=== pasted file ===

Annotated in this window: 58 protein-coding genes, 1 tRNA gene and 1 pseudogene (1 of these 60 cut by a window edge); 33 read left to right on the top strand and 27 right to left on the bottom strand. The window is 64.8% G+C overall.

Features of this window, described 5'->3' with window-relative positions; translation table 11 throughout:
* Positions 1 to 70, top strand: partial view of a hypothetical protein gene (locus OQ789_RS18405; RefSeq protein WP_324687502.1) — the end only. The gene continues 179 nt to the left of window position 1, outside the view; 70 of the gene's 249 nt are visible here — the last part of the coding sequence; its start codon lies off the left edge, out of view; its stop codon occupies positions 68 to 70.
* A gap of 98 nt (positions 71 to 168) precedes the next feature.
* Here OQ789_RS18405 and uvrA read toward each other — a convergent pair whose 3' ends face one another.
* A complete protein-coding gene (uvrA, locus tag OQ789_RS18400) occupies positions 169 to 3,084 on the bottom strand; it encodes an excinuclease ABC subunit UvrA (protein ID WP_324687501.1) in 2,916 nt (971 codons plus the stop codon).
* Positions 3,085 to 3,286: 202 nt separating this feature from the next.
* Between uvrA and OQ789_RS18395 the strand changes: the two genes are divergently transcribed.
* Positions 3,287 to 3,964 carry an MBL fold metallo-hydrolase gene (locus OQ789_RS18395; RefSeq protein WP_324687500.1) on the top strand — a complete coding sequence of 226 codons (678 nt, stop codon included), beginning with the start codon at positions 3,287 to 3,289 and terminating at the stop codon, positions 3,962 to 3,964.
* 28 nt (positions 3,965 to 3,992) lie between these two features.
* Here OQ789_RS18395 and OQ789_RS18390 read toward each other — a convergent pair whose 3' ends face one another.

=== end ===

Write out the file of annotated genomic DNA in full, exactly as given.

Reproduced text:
Annotated in this window: 58 protein-coding genes, 1 tRNA gene and 1 pseudogene (1 of these 60 cut by a window edge); 33 read left to right on the top strand and 27 right to left on the bottom strand. The window is 64.8% G+C overall.

Features of this window, described 5'->3' with window-relative positions; translation table 11 throughout:
* Positions 1 to 70, top strand: partial view of a hypothetical protein gene (locus OQ789_RS18405; RefSeq protein WP_324687502.1) — the end only. The gene continues 179 nt to the left of window position 1, outside the view; 70 of the gene's 249 nt are visible here — the last part of the coding sequence; its start codon lies off the left edge, out of view; its stop codon occupies positions 68 to 70.
* A gap of 98 nt (positions 71 to 168) precedes the next feature.
* Here OQ789_RS18405 and uvrA read toward each other — a convergent pair whose 3' ends face one another.
* A complete protein-coding gene (uvrA, locus tag OQ789_RS18400) occupies positions 169 to 3,084 on the bottom strand; it encodes an excinuclease ABC subunit UvrA (protein ID WP_324687501.1) in 2,916 nt (971 codons plus the stop codon).
* Positions 3,085 to 3,286: 202 nt separating this feature from the next.
* Between uvrA and OQ789_RS18395 the strand changes: the two genes are divergently transcribed.
* Positions 3,287 to 3,964 carry an MBL fold metallo-hydrolase gene (locus OQ789_RS18395; RefSeq protein WP_324687500.1) on the top strand — a complete coding sequence of 226 codons (678 nt, stop codon included), beginning with the start codon at positions 3,287 to 3,289 and terminating at the stop codon, positions 3,962 to 3,964.
* 28 nt (positions 3,965 to 3,992) lie between these two features.
* Here OQ789_RS18395 and OQ789_RS18390 read toward each other — a convergent pair whose 3' ends face one another.